Friday, October 3, 2014

Rant: Special Features? Who needs those?

As a die hard movie fan, I have always enjoyed everything about films. It goes far beyond just appreciating a movie's story or the casting or directing. I love it all. The sound, the lighting, the practical effects, well done CGI that serves to improve the movie even makes me happy. What I always found myself curious about as a kid though was the behind the scenes stuff. DVDs weren't a thing yet, so special features were not a staple of home video releases. Occasionally you might see a special on television or a stand-alone feature about a particularly popular film. But then came Full Moon, a little off-shoot of Paramount headed up by Charles Band. Their specialty? Horror.

Me? Writing about horror? What a shocker!

The reason I point out the importance of Full Moon to me here is very simple. You see, every release ends with a special treat after the credits know as Video Zone. These were awesome little behind the scenes features showing how the movie came to life. But that's not all because, if  you were lucky, there would also be Charles Band himself to talk about upcoming releases from the company. When I was a young Sasquatch whose fur had yet to grow in, this was one of my favourite things ever. No longer did I have to lust after the possibility of seeing the stuff I was so curious about, because I knew it was there waiting for me.

Sometimes it promised more than it could deliver though, sadly. I'm still waiting, Mr. Band.
So, when Full Moon essentially died out, it broke my heart. But not to fear, because here comes the wave of the future! DVDs! And every disc has extras like commentary and behind the scenes. I could now watch how Rick Baker built his American werewolf, see Bruce Campbell doing pratfalls for Sam Raimi's enjoyment, and see the Monster Squad all grown up talking about their experiences on the set. For a horror junkie like myself this truly felt like winning the lottery, because I love seeing how it all comes together. The people who worked on these films are sharing these stories I always wanted to hear and I couldn't be happier.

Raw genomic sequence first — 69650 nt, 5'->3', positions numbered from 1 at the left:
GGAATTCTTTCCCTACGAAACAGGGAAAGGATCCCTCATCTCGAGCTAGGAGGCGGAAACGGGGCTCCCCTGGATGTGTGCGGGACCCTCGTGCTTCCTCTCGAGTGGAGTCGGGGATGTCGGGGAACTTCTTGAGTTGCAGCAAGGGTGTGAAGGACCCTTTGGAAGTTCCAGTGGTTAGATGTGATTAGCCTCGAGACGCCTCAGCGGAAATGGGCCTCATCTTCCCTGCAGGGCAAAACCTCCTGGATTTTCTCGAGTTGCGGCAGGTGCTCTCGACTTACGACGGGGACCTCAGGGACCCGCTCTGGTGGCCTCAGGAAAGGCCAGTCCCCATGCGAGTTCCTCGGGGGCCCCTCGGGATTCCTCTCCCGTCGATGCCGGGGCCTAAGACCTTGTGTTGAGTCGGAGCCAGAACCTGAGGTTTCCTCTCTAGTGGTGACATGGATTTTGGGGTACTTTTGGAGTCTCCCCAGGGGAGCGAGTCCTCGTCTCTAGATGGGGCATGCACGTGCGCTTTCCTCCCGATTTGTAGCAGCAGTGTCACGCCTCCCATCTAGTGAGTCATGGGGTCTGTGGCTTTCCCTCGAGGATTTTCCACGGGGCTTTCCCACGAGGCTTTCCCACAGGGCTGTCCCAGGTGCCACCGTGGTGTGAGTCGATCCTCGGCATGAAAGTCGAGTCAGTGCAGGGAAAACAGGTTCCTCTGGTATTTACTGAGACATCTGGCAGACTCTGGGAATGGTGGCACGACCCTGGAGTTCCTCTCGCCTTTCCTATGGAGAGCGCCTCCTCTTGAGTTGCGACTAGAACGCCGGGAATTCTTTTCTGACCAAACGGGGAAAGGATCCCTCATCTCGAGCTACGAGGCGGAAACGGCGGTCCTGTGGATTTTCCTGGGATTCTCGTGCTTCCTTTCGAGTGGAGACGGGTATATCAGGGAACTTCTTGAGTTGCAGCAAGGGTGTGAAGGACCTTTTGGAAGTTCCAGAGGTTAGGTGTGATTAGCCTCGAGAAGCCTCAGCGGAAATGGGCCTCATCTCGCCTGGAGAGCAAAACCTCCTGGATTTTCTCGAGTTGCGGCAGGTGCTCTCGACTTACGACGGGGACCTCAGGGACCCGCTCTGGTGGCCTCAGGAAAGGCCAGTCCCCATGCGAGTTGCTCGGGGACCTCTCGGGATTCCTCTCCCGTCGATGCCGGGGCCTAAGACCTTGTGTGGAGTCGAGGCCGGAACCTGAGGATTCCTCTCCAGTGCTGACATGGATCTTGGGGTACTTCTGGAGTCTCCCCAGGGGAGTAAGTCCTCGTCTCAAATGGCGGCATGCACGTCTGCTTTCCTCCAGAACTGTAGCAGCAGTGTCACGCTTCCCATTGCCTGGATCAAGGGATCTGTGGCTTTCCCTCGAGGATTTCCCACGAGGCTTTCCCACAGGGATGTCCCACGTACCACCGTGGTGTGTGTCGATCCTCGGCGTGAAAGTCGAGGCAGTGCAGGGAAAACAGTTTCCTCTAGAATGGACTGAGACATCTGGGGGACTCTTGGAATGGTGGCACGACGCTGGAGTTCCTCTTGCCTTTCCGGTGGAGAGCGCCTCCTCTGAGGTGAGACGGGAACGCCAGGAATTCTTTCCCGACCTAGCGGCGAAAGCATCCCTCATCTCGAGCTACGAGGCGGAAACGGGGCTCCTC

Well, except maybe if I got to hang out with Freddy. That would probably make me happier.
Then Blu-Ray started to come into the picture and I was hesitant about it, as I had just gotten a sizable DVD collection at that point and really didn't see the need to bother with a new format while I still could buy the DVDs with the same thing on them. I mean, I didn't even have a HD television, so it felt kind of silly to bother with. That's when the rug started getting pulled out from under the fans, as the special features became sparse on DVDs while the Blu-Ray releases had more than you could handle. I responded to this with bitter anger and a defiant glare towards the companies who felt this was an ok practice. Ultimately though, like most of us I adapted and learned to love the new format and now have a sizable collection of those as well. So, what's the problem? Where's the rant?

And where's my cheese danish?
Here's the thing that isn't getting talked about now, a thing that irks me to no end. We're getting some great horror movies finally out on Blu-Ray remastered in hi-def....but with not a single special feature. Even worse than that, some films are being outright tampered with in ways that really take a squat on what made the films good in the first place. My favourite examples of this are The Return of the Living Dead, which is missing its iconic soundtrack, and The People Under the Stairs, which is so bare bones that I would expect to find it in the bargain bin with all the other $5 to $7 movies. But you might say with the latter, "maybe there's no material to be included?" I would reply to that by showing you this release from the UK based company, Arrow Films.